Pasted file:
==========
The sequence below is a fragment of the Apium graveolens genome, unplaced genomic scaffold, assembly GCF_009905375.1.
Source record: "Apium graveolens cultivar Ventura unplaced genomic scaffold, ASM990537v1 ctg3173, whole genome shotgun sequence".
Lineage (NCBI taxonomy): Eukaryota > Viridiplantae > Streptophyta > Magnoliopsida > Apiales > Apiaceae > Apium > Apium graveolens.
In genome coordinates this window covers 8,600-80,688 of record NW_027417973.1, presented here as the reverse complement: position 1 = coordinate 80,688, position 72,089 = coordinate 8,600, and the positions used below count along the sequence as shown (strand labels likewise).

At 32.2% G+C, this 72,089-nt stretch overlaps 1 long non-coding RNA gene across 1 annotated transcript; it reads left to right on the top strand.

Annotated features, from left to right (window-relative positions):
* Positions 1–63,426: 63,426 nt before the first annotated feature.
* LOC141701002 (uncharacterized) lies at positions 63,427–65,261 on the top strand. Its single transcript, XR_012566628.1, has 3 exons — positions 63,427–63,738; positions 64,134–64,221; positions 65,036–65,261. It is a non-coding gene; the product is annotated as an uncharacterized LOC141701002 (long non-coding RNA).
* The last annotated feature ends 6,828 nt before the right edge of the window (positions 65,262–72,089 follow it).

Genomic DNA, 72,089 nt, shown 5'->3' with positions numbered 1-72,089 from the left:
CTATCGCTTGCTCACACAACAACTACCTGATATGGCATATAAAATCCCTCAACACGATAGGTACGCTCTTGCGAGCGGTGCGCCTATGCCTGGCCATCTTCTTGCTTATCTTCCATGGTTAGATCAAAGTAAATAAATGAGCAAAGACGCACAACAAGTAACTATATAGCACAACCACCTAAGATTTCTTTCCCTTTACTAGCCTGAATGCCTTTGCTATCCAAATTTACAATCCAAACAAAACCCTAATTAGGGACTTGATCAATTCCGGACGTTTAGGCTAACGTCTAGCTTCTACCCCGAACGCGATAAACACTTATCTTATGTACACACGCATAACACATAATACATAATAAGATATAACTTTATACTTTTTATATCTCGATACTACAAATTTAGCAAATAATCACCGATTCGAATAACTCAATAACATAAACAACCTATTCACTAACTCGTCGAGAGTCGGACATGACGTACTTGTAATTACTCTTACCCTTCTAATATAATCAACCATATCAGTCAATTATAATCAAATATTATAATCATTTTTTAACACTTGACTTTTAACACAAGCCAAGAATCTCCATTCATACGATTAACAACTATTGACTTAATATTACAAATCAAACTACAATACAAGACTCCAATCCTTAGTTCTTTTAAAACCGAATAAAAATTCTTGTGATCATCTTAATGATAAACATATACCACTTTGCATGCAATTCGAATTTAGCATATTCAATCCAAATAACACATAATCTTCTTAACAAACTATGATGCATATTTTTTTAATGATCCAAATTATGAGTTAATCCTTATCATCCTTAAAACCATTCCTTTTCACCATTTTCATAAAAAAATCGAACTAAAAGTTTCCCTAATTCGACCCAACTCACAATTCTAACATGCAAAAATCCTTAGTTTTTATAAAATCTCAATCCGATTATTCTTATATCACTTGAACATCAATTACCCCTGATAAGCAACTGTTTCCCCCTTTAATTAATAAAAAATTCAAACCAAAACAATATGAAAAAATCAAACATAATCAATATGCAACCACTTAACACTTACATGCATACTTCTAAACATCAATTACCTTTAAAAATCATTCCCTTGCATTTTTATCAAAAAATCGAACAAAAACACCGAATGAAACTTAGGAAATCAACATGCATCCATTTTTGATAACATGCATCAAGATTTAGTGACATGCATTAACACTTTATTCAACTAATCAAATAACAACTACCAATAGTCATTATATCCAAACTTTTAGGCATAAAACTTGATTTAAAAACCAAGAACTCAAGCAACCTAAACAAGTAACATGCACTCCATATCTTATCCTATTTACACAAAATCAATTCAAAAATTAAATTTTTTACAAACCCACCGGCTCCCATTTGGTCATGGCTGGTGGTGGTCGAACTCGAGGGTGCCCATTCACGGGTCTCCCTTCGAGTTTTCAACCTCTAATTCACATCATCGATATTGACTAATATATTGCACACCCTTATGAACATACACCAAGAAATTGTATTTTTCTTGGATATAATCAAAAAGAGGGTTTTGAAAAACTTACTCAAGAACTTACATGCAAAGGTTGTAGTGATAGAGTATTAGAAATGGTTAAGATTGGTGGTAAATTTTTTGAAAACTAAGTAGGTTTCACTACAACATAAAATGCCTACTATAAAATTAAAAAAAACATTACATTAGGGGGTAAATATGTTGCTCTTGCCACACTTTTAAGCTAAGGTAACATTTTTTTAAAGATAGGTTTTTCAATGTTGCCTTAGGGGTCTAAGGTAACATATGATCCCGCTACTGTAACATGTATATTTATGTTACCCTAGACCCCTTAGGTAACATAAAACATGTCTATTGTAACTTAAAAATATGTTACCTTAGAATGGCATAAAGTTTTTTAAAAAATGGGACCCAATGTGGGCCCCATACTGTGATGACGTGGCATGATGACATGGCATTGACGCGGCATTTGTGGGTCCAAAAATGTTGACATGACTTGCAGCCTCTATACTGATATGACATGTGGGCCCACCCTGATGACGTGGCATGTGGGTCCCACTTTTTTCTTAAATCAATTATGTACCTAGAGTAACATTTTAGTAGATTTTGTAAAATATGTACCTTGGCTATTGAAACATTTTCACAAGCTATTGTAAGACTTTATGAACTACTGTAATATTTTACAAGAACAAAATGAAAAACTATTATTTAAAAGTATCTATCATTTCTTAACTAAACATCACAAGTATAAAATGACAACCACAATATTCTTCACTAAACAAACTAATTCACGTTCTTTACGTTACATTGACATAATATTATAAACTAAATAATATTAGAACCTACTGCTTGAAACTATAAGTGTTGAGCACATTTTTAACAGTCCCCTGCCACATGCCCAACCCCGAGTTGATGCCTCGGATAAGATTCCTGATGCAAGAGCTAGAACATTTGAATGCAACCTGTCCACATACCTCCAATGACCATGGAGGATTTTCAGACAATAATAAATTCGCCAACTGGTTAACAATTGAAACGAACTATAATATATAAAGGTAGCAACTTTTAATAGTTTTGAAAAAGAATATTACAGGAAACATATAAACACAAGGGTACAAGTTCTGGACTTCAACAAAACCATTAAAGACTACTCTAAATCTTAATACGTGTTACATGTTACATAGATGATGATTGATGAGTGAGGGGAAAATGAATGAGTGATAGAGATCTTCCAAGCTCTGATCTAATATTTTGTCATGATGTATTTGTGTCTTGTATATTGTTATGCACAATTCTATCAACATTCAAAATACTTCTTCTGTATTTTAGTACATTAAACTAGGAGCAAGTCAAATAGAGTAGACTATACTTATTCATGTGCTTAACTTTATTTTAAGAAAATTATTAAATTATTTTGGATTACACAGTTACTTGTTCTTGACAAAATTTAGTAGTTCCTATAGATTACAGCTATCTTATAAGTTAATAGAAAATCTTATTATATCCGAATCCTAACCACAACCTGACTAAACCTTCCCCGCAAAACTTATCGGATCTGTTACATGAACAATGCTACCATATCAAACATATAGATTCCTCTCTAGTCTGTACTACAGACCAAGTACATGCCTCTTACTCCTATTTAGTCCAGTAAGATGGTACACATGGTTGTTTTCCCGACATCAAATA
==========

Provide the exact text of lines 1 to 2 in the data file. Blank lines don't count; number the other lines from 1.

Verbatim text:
The sequence below is a fragment of the Apium graveolens genome, unplaced genomic scaffold, assembly GCF_009905375.1.
Source record: "Apium graveolens cultivar Ventura unplaced genomic scaffold, ASM990537v1 ctg3173, whole genome shotgun sequence".